New law will not prevent people waving the flag of PKK
While Sweden is set off to tighten legislation covering membership of "terrorist organizations," and a new law will give authorities wider powers to detain and prosecute individuals who support such organizations, either through financing or other means, Swedish Justice Minister said on Thursday that the law would not affect the right to demonstrate nor prevent people waving the flag of the Kurdistan Workers' Party (PKK), designated a "terrorist group" by Ankara and Stockholm.
"To wave a flag as part of an expression of a differing opinion will not, in and of itself, be criminalized," minister Gunnar Strommer told reporters.
The minister stressed that until now "it has been hard to prosecute people unless their actions could be coupled to a specific terrorist act," and that the new law would cover all forms of participation.
Strommer said that the need for tighter laws has been highlighted by the attack in central Stockholm in 2017 in which a man mowed down pedestrians on a busy shopping street, killing five, and that the threat level has increased recently with Sweden seen as a legitimate target after the burning of the Koran by far-right Danish politician Rasmus Paludan in Stockholm last month.
Strommer's remarks came days after Turkish officials, including Turkish president Recep Tayyip Erdogan, said that they will not ratify Sweden's NATO membership, following two incidents, in which first an effigy of Erdogan was hung from a lamp post by Kurdish protesters in Stockholm, then a copy of the Koran was torched in front of the Turkish embassy by Paludan.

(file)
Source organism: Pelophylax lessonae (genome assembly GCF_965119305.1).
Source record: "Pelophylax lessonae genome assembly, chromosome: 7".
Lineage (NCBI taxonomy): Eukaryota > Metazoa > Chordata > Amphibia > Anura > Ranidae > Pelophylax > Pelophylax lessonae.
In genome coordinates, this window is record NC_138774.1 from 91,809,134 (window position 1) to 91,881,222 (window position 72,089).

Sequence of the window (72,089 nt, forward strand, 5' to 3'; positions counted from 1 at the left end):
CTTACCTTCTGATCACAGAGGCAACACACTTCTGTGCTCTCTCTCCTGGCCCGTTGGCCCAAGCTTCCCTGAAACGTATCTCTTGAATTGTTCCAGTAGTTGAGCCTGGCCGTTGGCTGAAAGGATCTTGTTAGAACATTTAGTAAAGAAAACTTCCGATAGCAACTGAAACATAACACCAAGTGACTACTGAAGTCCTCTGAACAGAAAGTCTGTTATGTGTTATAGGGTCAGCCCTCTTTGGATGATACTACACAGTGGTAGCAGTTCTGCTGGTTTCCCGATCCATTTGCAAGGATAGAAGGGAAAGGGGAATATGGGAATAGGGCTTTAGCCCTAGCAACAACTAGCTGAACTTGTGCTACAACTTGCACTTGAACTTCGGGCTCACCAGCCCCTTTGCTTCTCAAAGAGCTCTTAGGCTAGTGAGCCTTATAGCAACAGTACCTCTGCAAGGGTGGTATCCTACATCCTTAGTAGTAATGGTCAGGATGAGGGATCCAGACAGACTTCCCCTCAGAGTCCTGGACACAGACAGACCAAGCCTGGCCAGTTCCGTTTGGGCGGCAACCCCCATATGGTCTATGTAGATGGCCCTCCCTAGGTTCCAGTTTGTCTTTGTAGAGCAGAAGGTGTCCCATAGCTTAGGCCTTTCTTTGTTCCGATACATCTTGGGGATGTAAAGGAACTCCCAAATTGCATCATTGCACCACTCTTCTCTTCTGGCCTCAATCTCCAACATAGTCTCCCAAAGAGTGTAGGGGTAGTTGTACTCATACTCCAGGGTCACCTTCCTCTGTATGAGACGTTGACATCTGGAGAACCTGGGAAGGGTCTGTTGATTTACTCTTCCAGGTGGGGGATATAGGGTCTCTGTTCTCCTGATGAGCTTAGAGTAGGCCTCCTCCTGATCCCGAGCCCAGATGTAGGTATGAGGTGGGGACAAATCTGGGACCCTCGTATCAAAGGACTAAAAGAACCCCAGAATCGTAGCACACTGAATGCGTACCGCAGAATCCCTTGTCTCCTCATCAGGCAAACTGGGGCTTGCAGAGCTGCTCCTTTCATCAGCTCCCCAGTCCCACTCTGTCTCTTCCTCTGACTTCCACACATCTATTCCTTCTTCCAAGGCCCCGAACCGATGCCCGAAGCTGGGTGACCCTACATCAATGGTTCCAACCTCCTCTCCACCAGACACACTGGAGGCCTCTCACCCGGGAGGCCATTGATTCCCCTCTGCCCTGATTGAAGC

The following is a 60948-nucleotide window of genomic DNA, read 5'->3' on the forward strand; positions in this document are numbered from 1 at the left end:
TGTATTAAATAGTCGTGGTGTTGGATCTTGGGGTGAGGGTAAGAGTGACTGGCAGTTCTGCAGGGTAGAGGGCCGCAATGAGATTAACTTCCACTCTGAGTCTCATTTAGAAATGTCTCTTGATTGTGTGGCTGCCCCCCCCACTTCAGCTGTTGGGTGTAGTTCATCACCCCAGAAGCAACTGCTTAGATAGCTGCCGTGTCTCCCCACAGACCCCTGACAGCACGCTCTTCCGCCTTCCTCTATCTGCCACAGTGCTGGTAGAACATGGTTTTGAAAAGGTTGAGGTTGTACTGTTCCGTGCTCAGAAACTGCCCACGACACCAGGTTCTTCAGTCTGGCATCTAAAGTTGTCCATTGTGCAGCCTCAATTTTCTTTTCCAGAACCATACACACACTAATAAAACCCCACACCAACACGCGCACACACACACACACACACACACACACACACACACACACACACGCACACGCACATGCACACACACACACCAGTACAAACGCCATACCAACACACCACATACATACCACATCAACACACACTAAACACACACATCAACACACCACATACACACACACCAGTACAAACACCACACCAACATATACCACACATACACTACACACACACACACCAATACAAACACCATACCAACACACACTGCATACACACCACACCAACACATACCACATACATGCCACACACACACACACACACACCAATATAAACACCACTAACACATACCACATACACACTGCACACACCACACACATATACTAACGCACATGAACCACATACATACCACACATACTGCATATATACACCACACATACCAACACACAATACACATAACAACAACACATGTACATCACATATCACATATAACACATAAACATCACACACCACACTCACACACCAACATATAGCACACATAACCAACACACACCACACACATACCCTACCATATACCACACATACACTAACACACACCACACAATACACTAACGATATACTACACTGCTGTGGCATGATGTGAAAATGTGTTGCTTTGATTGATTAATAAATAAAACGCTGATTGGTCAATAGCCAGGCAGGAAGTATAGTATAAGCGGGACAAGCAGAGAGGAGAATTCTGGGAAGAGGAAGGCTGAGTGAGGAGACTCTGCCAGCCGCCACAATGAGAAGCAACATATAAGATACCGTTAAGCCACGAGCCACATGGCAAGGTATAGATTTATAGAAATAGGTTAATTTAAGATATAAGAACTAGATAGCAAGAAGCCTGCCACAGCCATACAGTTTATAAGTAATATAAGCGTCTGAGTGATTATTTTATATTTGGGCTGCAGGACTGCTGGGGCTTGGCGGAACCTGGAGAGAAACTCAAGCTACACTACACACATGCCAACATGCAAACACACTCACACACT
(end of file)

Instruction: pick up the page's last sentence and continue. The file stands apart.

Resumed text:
Stockholm has for months been at odds with Ankara over its bid to join NATO, as Turkish officials complain that Sweden is not sticking to the promises it has undertaken in the context of a trilateral deal dated June 2022.
The deal, signed by Sweden, Finland and Turkey, holds that Turkey will give green light to the two Nordic countries' accession to NATO provided that they crackdown on Kurdish political activists allegedly affiliated with PKK and hand them over to Turkey, stop providing support for the Kurdish militia in Northern Syria and lift arms embargoes imposed on Turkey after its occupation of parts of Syria in 2019.
Photo credit: Roger Turesson